Therefore, the outputs from the neural network depend in turn on the inputs to it and the different parameters within the neural network. Recall that neural network have very good approximation properties.

For instance, an approximation problem might require a multilayer perceptron with scaling and unscaling layers, see the next figure.

Neural network graph
Neural network for the iris flowers.

Here we identify three basic elements, which transform a set of inputs into a set of outputs: Given a set of input signals, a neural network computes a set of output signals.

2.1. Inputs

The inputs are the independent variables in the model. The inputs in the neural network are the same than the inputs in the data set.

Some basic information related to the input and output variables of a neural network includes the name, description and units of that variables. That information will be used to avoid errors such as interchanging the role of the variables, misunderstanding the significance of a variable or using a wrong units system.

Scaling layer

In practice it is always convenient to scale the inputs in order to make all of them to be of order zero. In this way, if all the neural parameters are of order zero, the outputs will be also of order zero. On the other hand, scaled outputs are to be unscaled in order to produce the original units. Here we identify the elements which transform a set of inputs into a set of scaled inputs:

  • A set of inputs statistics.
  • A scaling method.

In the context of neural networks, the scaling function can be thought as an additional layer connected to the input layer of the multilayer perceptron. The number of scaling neurons is the number of inputs, and the connectivity of that layer is not total, but one-to-one. The next figure shows a scaling layer.

The scaling layer contains some basic statistics on the inputs. They include the mean, standard deviation, minimum and maximum values.

Two scaling methods very used in practice are the minimum-maximum and the mean-standard deviation. Both methods are linear and, in general, produce similar results. The minimum and maximum method processes unscaled inputs in any range to produce scaled inputs which fall between -1 and 1. The mean and standard deviation method scales the inputs so that they will have mean 0 and standard deviation 1.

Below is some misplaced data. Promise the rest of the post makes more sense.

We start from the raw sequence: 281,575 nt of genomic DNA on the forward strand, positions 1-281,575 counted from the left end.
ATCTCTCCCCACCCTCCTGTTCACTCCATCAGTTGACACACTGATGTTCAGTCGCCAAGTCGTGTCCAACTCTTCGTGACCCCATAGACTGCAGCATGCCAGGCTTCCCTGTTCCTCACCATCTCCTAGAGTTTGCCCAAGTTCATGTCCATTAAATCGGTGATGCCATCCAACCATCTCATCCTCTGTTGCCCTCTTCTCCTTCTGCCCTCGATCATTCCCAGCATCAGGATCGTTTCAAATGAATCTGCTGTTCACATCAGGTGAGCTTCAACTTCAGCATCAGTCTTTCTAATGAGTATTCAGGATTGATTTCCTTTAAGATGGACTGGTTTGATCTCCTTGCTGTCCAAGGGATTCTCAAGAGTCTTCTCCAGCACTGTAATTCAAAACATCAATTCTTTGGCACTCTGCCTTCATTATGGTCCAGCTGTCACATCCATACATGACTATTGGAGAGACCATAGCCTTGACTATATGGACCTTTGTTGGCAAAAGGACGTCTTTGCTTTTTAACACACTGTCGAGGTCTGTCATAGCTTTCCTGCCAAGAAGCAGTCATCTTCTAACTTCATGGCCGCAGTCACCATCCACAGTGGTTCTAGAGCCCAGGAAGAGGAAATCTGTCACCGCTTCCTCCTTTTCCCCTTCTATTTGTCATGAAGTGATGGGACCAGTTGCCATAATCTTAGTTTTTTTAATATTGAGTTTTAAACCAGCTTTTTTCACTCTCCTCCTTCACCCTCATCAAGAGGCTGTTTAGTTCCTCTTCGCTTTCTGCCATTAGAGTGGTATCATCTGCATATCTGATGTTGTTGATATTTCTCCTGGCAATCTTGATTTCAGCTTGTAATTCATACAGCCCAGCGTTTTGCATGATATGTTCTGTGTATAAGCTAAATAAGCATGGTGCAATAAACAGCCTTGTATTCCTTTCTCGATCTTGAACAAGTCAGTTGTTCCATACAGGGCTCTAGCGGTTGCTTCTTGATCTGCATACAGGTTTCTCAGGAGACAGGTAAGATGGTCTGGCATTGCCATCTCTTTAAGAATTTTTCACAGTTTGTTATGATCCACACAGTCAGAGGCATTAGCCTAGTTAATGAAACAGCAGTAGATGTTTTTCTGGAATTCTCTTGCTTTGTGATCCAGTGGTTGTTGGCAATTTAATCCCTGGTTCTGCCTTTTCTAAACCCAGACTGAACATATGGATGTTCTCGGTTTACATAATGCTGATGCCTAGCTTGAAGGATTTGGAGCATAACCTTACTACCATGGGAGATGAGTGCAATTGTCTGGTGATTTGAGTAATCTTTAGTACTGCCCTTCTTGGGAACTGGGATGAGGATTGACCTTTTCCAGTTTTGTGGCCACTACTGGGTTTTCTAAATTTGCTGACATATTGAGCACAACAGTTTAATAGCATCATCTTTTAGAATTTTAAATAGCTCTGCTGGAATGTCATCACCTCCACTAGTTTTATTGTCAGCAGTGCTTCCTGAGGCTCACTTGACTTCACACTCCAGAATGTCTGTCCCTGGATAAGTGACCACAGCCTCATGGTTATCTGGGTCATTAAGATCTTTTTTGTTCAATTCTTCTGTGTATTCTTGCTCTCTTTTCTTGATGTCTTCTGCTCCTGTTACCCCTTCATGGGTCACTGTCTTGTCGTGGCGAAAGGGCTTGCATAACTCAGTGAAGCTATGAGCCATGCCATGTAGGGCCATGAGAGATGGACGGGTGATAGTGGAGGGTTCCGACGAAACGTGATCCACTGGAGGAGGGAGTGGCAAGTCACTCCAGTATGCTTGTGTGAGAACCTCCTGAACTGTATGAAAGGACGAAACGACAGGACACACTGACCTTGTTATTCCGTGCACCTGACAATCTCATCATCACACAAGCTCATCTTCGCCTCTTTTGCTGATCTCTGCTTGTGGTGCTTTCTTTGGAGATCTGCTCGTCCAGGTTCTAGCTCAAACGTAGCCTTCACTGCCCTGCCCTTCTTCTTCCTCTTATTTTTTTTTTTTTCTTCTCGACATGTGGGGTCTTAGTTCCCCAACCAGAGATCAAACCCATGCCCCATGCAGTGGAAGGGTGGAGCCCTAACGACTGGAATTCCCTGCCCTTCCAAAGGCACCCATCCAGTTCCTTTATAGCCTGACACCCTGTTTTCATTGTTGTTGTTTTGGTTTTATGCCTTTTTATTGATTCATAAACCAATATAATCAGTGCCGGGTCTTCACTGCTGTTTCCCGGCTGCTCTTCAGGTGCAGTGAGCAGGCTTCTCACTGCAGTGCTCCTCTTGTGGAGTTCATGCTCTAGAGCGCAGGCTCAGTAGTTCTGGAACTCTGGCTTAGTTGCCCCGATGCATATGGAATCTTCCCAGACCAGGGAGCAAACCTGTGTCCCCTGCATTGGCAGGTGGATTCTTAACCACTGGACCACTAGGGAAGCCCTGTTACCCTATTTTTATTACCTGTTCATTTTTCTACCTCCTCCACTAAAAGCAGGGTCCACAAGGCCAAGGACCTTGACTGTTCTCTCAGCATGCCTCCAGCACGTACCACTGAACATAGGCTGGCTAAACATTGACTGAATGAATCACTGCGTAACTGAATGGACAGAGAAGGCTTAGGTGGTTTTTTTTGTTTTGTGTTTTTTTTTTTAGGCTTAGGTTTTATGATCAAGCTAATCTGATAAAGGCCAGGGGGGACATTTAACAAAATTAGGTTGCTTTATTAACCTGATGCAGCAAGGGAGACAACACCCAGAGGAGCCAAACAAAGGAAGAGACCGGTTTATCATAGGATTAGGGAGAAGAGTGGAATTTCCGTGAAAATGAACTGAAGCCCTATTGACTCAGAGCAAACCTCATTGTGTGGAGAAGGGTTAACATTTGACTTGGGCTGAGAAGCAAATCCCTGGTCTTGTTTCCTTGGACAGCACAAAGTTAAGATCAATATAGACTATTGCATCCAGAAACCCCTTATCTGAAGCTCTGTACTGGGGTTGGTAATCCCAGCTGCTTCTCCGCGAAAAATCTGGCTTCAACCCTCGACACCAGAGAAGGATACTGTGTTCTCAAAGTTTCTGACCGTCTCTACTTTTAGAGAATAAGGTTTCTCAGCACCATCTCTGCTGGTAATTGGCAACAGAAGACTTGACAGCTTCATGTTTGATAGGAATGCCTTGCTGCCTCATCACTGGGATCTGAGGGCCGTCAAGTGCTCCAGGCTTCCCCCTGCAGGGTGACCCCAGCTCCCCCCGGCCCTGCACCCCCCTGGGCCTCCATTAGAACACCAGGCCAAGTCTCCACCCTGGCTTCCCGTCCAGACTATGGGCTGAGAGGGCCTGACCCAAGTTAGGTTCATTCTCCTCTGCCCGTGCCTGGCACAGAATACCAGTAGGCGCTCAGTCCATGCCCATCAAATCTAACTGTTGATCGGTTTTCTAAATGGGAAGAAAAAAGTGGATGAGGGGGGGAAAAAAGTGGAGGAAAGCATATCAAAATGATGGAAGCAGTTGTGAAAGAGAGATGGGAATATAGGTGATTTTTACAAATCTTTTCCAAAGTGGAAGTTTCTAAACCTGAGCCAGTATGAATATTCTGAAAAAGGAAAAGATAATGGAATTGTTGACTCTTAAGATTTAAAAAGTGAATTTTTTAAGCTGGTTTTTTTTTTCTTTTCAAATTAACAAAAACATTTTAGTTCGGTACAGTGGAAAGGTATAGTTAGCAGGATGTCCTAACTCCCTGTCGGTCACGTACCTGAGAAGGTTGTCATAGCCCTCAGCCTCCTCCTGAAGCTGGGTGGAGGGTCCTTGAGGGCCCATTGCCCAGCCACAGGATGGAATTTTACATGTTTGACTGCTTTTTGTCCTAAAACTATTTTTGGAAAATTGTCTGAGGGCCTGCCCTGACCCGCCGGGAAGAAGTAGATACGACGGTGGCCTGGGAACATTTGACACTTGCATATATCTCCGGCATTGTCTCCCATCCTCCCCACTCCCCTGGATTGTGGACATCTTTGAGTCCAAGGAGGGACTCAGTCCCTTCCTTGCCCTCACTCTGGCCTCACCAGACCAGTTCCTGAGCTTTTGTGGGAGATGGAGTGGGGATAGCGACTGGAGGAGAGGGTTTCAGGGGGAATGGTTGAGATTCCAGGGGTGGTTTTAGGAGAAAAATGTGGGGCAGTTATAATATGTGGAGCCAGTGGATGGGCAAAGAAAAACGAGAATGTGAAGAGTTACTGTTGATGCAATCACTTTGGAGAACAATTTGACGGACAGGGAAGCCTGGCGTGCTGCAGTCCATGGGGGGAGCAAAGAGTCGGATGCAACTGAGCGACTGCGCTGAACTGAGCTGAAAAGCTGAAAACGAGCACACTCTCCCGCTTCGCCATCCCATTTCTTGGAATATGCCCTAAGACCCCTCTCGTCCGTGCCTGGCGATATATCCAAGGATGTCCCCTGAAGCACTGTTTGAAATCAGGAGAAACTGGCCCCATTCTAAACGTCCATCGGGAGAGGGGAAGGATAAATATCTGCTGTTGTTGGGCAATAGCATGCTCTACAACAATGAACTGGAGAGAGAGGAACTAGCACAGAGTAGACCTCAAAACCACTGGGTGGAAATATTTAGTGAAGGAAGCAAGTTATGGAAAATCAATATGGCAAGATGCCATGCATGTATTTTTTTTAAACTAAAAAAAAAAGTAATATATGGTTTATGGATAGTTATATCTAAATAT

Learning layers

A multilayer perceptron is built up by organizing layers of perceptrons in a network architecture. Here we identify the elements which transform a set of inputs into a set of outputs:

  • A network architecture.
  • A set of parameters.
  • The layers activation functions.

The architecture of a network refers to the number of layers, their arrangement and connectivity. The characteristic network architecture here is the so called feed-forward architecture. In a feed-forward neural network layers are grouped into a sequence, so that neurons in any layer are connected only to neurons in the next layer. Any architecture can be symbolized as a directed and labelled graph, where nodes represent neurons and edges represent connectivities among neurons. An edge label represents the parameter of the neuron for which the flow goes in. Thus, a neural network typically consists on a set of sensorial nodes which constitute the input layer, one or more hidden layers of neurons and a set of neurons which constitute the output layer. The input layer consists of external inputs and is not a layer of neurons; the hidden layers contain neurons; and the output layer is also composed of output neurons.

The parameters of a layer involve all the biases and synaptic weights of the perceptrons composing that layer. The number of parameters in a layer is therefore equal to the size of the layer multiplied by one plus the number of inputs to that layer.

The layer combination function transforms the set of input values to produce a set of combination or net input values, by computing the combination of each perceptron.

The layer activation function defines the layer output in terms of its combination, by computing the activation of each perceptron.